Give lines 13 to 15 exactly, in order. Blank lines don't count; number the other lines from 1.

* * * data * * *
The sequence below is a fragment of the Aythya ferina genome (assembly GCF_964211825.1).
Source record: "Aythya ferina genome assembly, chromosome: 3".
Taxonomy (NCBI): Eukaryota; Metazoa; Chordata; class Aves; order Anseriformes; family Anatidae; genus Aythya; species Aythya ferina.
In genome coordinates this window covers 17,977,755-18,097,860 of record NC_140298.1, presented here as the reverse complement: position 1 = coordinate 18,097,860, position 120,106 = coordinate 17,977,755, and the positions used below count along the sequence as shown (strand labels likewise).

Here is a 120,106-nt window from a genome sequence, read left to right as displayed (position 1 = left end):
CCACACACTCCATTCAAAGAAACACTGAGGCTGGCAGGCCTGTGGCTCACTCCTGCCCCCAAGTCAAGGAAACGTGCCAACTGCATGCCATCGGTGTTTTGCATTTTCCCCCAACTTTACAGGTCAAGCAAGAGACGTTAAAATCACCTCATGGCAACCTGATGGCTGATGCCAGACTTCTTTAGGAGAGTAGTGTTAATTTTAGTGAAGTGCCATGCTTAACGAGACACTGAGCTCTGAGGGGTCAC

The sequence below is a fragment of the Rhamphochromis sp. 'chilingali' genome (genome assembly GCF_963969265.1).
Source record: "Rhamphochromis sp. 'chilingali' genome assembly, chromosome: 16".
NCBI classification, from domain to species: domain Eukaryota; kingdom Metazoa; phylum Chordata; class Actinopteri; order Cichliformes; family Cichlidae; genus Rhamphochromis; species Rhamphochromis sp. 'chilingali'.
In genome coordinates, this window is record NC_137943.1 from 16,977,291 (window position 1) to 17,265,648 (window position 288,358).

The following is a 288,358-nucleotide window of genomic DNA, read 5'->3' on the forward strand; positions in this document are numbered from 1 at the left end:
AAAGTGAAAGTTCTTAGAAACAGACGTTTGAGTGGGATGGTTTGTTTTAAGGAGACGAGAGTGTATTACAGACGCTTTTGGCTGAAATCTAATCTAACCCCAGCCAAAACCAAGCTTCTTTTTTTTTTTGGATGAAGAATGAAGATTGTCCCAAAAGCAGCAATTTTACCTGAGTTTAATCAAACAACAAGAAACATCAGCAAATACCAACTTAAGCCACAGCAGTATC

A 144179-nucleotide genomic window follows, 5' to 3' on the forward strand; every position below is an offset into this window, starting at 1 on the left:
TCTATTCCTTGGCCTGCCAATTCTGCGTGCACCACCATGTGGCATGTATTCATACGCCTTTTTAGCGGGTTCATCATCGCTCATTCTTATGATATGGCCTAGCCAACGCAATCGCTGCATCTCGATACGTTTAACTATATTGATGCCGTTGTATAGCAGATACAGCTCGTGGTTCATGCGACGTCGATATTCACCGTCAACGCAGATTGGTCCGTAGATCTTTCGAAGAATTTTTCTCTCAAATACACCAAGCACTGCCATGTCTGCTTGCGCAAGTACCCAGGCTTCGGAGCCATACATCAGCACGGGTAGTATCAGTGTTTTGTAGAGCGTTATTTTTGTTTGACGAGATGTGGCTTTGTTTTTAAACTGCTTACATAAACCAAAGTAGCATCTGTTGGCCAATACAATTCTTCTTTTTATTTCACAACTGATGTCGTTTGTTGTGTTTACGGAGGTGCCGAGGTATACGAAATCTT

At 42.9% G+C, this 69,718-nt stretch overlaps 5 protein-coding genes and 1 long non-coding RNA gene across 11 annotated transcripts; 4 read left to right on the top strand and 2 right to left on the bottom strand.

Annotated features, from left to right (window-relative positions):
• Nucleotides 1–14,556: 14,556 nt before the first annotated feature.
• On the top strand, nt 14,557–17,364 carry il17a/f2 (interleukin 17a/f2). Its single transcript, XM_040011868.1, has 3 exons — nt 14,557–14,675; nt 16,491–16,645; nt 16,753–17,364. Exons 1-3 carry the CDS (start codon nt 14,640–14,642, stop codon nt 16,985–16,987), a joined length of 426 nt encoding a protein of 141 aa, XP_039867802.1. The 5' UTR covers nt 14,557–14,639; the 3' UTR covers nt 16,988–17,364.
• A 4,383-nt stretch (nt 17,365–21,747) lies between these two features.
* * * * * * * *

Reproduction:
A 144179-nucleotide genomic window follows, 5' to 3' on the forward strand; every position below is an offset into this window, starting at 1 on the left:
TCTATTCCTTGGCCTGCCAATTCTGCGTGCACCACCATGTGGCATGTATTCATACGCCTTTTTAGCGGGTTCATCATCGCTCATTCTTATGATATGGCCTAGCCAACGCAATCGCTGCATCTCGATACGTTTAACTATATTGATGCCGTTGTATAGCAGATACAGCTCGTGGTTCATGCGACGTCGATATTCACCGTCAACGCAGATTGGTCCGTAGATCTTTCGAAGAATTTTTCTCTCAAATACACCAAGCACTGCCATGTCTGCTTGCGCAAGTACCCAGGCTTCGGAGCCATACATCAGCACGGGTAGTATCAGTGTTTTGTAGAGCGTTATTTTTGTTTGACGAGATGTGGCTTTGTTTTTAAACTGCTTACATAAACCAAAGTAGCATCTGTTGGCCAATACAATTCTTCTTTTTATTTCACAACTGATGTCGTTTGTTGTGTTTACGGAGGTGCCGAGGTATACGAAATCTT

At 42.9% G+C, this 69,718-nt stretch overlaps 5 protein-coding genes and 1 long non-coding RNA gene across 11 annotated transcripts; 4 read left to right on the top strand and 2 right to left on the bottom strand.